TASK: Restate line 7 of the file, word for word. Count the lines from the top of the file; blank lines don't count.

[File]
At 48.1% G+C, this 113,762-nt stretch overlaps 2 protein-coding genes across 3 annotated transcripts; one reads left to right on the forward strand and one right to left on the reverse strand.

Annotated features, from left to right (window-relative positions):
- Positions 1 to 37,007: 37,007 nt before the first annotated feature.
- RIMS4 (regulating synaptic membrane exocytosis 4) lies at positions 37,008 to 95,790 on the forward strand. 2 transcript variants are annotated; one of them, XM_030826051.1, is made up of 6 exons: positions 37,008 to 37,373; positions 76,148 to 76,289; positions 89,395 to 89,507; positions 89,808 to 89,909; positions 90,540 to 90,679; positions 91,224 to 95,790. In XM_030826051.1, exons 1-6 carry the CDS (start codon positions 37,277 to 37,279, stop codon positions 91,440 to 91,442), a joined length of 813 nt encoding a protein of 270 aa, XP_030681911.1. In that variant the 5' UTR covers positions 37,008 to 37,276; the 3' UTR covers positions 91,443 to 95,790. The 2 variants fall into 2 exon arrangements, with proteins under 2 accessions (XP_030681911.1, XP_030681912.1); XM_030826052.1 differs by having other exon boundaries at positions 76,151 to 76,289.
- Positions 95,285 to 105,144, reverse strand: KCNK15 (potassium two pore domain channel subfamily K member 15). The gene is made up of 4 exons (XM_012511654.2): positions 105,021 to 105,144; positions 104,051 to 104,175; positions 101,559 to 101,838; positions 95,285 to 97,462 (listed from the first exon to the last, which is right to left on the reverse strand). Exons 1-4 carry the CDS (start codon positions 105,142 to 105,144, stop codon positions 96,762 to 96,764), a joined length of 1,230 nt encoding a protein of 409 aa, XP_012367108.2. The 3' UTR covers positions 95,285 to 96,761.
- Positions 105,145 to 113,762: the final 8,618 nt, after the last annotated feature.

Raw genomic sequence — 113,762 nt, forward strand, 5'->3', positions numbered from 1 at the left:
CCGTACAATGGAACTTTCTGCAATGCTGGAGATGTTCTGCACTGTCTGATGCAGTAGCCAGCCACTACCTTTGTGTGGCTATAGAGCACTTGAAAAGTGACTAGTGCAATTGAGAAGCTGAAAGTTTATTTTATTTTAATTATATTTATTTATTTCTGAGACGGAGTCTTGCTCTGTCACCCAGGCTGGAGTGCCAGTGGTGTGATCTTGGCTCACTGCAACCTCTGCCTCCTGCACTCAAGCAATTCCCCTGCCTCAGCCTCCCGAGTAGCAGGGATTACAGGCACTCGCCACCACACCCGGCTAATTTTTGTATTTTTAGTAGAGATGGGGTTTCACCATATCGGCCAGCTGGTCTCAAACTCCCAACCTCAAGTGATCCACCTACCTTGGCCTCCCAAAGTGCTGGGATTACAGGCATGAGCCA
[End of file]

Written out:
Raw genomic sequence — 113,762 nt, forward strand, 5'->3', positions numbered from 1 at the left: